Environment
4:53 pm
Fri August 8, 2014

If A Water Main Isn't Broke, Don't Fix It (For 300 Years?)

Originally published on Sun August 10, 2014 6:22 pm

Most of us don't really give it a second thought: We turn on the tap, pour a glass of water and drink it down. But the U.S. has experienced a number of water-related problems this year, from the toxic algae bloom on Lake Erie to a massive water main break in Los Angeles that spilled 20 million gallons of water, and a chemical spill into West Virginia's Elk River that fouled the drinking water supply.

Writer Charles Fishman says by taking our water supply for granted, we ignore big problems. He's the author of The Big Thirst and tells NPR's Melissa Block that when the modern water system was designed more than 100 years ago, it was a remarkable achievement.

"The reason we don't think about it is because of its brilliance. The water is unfailingly safe, it's really the best water system in the world, and it's totally reliable," Fishman says.

Until it isn't. The U.S. has 1.2 million miles of water supply mains, but many of the pipes are so old that water utilities lose 1 out of every 7 gallons of drinking water before it arrives to a customer.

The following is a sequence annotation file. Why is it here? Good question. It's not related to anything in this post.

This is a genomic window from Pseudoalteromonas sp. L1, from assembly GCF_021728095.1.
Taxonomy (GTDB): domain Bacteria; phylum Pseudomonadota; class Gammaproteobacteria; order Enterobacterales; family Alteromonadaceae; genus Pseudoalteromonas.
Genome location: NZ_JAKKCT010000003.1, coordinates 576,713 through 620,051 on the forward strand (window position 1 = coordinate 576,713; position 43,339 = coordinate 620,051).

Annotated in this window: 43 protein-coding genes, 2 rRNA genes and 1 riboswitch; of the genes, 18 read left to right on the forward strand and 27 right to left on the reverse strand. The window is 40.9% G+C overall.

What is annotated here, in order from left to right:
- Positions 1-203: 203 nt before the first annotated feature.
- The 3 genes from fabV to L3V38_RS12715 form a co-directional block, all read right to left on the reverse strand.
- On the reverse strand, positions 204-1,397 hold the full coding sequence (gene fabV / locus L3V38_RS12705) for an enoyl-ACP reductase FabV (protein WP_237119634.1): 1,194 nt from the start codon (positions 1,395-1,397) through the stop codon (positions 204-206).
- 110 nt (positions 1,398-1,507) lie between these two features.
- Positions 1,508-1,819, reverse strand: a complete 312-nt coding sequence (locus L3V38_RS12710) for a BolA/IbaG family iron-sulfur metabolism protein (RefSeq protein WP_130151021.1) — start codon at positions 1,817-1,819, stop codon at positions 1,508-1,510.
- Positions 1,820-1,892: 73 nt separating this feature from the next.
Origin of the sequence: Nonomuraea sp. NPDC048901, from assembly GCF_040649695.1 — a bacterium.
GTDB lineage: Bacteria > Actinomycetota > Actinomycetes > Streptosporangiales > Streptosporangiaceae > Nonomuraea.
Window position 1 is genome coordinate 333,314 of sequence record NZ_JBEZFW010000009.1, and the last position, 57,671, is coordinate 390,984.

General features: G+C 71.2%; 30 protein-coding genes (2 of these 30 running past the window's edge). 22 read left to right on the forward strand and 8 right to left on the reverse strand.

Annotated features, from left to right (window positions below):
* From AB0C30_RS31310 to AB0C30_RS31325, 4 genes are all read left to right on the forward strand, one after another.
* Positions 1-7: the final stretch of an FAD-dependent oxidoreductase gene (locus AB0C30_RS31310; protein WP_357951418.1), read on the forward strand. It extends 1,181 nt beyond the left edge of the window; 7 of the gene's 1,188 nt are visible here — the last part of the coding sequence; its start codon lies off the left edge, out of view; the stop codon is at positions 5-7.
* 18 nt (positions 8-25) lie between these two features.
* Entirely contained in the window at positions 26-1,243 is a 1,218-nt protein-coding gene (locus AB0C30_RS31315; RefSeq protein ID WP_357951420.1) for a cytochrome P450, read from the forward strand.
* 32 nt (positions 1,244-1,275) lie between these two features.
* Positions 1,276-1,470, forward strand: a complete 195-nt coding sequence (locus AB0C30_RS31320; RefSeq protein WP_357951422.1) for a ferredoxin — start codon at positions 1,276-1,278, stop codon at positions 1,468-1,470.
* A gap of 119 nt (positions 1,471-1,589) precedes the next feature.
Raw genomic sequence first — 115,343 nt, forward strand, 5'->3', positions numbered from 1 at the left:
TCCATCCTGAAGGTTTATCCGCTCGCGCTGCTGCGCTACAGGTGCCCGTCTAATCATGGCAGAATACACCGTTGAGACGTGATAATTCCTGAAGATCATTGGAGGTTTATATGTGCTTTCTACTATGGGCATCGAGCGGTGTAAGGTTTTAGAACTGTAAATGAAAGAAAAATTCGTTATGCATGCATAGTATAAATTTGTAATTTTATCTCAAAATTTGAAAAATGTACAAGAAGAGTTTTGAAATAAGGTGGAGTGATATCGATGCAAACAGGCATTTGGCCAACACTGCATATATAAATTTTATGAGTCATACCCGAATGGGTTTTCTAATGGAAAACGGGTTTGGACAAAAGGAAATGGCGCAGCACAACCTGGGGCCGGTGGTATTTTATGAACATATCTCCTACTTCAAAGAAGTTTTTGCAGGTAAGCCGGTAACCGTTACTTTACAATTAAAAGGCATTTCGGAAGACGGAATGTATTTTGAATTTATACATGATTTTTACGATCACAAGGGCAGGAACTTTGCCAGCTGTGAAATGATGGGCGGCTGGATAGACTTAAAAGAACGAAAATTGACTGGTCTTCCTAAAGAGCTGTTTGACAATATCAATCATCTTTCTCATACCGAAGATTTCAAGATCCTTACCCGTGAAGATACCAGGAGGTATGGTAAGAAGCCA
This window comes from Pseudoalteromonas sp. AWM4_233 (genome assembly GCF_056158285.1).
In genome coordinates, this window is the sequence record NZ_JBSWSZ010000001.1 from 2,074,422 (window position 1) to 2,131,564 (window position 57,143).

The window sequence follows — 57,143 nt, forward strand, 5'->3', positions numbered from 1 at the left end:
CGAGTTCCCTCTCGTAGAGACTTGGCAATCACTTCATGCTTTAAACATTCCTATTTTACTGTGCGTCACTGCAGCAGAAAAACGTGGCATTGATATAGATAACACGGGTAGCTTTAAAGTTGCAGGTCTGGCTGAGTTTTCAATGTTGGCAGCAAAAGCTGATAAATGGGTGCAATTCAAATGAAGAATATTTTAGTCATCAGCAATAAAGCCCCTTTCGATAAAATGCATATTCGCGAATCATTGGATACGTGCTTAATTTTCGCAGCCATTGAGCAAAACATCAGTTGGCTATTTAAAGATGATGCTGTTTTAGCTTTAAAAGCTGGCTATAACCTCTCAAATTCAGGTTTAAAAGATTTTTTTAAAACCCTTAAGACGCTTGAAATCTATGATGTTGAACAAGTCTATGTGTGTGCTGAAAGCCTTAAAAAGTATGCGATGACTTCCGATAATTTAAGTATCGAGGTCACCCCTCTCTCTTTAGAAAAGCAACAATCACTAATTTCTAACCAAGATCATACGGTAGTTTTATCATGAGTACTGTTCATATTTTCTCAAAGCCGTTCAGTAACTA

"The out-of-date nature of the water system is popping up all over. The regulations are out of date, and the pipes are out of date, and our attitude is out of date," he says.


Interview Highlights

On his favorite water main

It happens to be right here in Washington, D.C. The water main runs under K Street, where all the flossy lobbying firms are headquartered. It's actually the same size and purpose as the water main that broke in [Los Angeles] — it's a 30-inch water main, so very large. It was installed in Washington, D.C., in 1860, before Abraham Lincoln moved in to the White House. And it's in use every day. It has been in use every day for the last 154 years. And that's just kind of amazing.

On the problem with a 150-year-old pipe